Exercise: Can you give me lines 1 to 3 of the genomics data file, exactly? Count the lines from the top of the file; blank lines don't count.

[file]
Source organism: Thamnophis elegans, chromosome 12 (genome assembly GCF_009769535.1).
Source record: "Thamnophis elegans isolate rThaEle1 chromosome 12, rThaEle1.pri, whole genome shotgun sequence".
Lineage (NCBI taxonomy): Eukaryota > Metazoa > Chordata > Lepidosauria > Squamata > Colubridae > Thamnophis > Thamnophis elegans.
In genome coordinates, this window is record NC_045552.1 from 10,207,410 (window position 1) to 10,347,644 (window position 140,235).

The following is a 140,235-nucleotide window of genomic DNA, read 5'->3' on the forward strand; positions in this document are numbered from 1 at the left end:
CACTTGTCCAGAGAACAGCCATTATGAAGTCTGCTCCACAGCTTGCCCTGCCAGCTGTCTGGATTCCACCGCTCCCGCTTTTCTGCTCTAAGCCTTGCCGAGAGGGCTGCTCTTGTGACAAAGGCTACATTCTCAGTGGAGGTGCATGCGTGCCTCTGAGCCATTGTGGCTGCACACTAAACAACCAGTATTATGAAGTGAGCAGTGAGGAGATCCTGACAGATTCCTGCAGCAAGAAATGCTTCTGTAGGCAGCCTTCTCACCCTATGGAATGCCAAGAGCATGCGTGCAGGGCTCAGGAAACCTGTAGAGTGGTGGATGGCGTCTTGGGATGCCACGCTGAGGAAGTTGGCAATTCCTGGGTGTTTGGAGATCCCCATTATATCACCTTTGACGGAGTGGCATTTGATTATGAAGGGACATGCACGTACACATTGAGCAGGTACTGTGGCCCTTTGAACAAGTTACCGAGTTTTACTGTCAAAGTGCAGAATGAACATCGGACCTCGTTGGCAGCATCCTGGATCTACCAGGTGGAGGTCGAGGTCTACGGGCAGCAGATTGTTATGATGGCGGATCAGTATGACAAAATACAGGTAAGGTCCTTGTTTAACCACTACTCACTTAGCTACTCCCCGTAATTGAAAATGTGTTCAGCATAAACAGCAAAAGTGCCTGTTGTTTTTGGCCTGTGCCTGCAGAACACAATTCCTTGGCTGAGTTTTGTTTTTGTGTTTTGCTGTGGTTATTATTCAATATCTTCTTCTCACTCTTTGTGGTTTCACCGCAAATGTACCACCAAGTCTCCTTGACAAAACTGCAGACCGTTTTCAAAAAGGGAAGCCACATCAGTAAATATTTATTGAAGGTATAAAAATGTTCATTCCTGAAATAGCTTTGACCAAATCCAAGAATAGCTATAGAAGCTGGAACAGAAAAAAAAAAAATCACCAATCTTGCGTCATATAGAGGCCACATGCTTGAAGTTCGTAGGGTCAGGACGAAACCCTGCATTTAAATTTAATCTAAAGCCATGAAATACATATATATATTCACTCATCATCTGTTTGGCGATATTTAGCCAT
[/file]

Source organism: Thamnophis elegans, chromosome 12 (genome assembly GCF_009769535.1).
Source record: "Thamnophis elegans isolate rThaEle1 chromosome 12, rThaEle1.pri, whole genome shotgun sequence".
Lineage (NCBI taxonomy): Eukaryota > Metazoa > Chordata > Lepidosauria > Squamata > Colubridae > Thamnophis > Thamnophis elegans.